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Subject: Re: How to project a point onto a surface?



wrote in message
news:1145575916.937224.320570@i40g2000cwc.googlegroups.com...
> This tricky problem is part of search of geodesic line. Suppose I have
> a surface and I want to find out the geodesic line between two points
> in the surface. This surface has curvature and is composed of many
> triangular elements.
>
> I choose two end points in the surface then I can generate a straight
> line between these points. I divide this straight line into 5 or 6
> segments. Now I want to project generated segment nodes onto the
> surface. Firstly, the x and y co-ordinates of each of the segment nodes
> are used to locate specific surface trangular element in which it lies.
> The z co-ordinate of the segment node is determined using the known
> nodal co-ordinates of the surface element by a standard shape function.
>>From these initial positions, the projected segment nodes are allowed
> to slide over the surface elements in search of the equilibrium
> configuration. Once the final state of equilibrium is attained, the
> path of a geodesic will be defined by these projected segment nodes.
>
> My questions are
> 1) how to locate specific surface trangular element using the x and y
> co-ordinates of each of the segment nodes? I know the node coordinates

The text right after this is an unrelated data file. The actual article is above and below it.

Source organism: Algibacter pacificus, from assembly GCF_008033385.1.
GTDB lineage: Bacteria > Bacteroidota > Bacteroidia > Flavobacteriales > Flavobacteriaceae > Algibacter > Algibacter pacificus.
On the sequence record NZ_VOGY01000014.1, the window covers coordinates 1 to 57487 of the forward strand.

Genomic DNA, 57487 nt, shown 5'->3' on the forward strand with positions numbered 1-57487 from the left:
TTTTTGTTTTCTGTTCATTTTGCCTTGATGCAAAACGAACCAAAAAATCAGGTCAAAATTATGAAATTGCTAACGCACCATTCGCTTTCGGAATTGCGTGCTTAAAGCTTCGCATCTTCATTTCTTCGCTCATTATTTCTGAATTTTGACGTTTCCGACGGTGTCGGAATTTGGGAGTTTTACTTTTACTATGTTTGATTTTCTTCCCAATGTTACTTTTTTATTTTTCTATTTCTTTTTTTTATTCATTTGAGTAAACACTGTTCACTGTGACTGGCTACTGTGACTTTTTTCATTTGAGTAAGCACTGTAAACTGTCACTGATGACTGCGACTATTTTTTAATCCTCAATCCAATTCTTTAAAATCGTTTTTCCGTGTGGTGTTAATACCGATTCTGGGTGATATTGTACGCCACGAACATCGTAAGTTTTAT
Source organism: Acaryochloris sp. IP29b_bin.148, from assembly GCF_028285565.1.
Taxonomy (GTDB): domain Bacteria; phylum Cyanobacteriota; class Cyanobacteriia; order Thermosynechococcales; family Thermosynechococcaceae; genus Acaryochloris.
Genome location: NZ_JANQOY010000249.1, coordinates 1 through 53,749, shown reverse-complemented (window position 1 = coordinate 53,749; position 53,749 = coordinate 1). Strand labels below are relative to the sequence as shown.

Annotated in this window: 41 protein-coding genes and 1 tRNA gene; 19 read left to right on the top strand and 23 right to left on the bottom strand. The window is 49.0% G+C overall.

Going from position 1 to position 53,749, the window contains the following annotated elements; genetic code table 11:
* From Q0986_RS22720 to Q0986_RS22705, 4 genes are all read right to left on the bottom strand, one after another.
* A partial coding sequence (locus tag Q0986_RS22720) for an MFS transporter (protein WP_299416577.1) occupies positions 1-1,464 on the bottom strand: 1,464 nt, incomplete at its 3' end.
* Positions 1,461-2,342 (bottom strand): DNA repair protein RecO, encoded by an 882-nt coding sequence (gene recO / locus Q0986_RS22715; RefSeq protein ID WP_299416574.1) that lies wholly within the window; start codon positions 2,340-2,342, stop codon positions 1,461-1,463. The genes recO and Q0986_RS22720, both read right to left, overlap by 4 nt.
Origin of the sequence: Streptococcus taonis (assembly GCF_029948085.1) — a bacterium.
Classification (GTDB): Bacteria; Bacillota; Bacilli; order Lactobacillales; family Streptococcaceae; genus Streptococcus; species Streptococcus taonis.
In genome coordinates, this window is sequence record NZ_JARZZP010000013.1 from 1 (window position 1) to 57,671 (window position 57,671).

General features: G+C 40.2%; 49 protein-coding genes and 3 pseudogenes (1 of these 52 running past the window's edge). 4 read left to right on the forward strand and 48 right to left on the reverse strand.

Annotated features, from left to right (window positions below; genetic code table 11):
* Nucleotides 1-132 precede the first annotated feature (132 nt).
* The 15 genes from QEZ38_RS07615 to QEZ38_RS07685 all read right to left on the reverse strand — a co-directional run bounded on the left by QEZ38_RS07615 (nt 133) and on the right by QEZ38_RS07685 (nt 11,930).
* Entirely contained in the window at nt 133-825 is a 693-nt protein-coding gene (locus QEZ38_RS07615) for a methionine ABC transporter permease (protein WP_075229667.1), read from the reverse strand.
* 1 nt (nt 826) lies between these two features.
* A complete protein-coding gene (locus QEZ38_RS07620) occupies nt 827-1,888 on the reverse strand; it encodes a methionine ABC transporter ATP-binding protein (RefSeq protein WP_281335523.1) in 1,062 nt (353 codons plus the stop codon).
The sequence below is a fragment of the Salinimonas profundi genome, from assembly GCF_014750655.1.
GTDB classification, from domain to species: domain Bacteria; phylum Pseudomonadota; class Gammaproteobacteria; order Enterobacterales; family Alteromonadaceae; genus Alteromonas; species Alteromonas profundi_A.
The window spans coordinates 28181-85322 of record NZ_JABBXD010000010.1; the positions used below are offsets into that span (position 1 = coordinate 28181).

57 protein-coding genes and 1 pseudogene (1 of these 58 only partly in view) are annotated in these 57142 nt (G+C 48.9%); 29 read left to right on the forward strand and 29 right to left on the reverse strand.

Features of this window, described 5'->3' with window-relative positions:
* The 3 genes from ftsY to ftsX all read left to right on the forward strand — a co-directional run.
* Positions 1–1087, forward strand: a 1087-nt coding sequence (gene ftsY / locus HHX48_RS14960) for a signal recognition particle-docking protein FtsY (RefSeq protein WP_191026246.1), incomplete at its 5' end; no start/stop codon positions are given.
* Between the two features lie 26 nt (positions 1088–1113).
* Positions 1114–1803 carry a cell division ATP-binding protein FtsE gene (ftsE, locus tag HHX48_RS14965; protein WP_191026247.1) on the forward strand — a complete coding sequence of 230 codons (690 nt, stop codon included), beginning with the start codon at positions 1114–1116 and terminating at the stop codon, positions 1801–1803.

> of each surface triangular element but I don't know which element I
> need locate.
> 2) how to work out the z co-ordinate of the segment node using the
> known nodal co-ordinates of the surface element by a standard shape
> function?

I think you are going about this in an inefficient manner
(the projection of points onto the surface).

My approach (used in medical image analysis software) has been
to construct the adjacency information for vertices, edges,
and triangles. Given two points on the triangle mesh,
connect each point to a vertex of the containing triangle.
Use Dijkstra's algorithm for finding a shortest-length path
consisting of triangle edges. This is the starting path for
a relaxation process which updates the polyline path.
The prototypical update starts with two consecutive edge
of a pair of triangles that share an edge--the end points
of the pair of edges are vertices opposite the shared edge.
The shared point of the two edges is moved along the shared
edge to minimize the path length. No part of this approach
requires projecting points onto the triangle mesh.

If you have a parameterized surface from which the triangles
were generated, I already have an implementation for geodesic
path construction at my web site. At the home page, select
the "Source Code" tab, then the "Applications" tab. In the
"Miscellaneous" section, there is "Construction of geodesic
curves on B-spline height fields". This uses general code to
handle any smooth parametric surface. The documentation
is accessed from the "Documentation" tab at the home page,
section on "Curves", document title is "Computing Geodesics
on a Riemannian Manifold".

--
Dave Eberly
http://www.geometrictools.com



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